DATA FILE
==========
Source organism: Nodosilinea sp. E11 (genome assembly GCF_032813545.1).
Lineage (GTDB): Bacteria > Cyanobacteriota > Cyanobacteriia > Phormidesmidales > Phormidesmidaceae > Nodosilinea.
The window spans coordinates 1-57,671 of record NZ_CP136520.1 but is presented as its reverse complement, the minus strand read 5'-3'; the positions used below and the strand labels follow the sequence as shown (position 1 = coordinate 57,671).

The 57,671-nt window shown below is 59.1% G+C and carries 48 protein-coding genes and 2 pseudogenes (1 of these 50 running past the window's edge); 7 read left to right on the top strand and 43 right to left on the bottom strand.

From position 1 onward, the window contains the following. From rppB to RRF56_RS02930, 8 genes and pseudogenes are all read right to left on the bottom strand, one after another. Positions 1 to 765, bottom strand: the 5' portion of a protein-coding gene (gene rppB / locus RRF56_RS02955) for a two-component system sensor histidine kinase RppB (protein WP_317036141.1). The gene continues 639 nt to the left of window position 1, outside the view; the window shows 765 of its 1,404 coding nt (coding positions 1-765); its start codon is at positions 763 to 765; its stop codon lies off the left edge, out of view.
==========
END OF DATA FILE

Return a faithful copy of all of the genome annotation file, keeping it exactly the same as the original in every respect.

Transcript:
Source organism: Nodosilinea sp. E11 (genome assembly GCF_032813545.1).
Lineage (GTDB): Bacteria > Cyanobacteriota > Cyanobacteriia > Phormidesmidales > Phormidesmidaceae > Nodosilinea.
The window spans coordinates 1-57,671 of record NZ_CP136520.1 but is presented as its reverse complement, the minus strand read 5'-3'; the positions used below and the strand labels follow the sequence as shown (position 1 = coordinate 57,671).

The 57,671-nt window shown below is 59.1% G+C and carries 48 protein-coding genes and 2 pseudogenes (1 of these 50 running past the window's edge); 7 read left to right on the top strand and 43 right to left on the bottom strand.

From position 1 onward, the window contains the following. From rppB to RRF56_RS02930, 8 genes and pseudogenes are all read right to left on the bottom strand, one after another. Positions 1 to 765, bottom strand: the 5' portion of a protein-coding gene (gene rppB / locus RRF56_RS02955) for a two-component system sensor histidine kinase RppB (protein WP_317036141.1). The gene continues 639 nt to the left of window position 1, outside the view; the window shows 765 of its 1,404 coding nt (coding positions 1-765); its start codon is at positions 763 to 765; its stop codon lies off the left edge, out of view.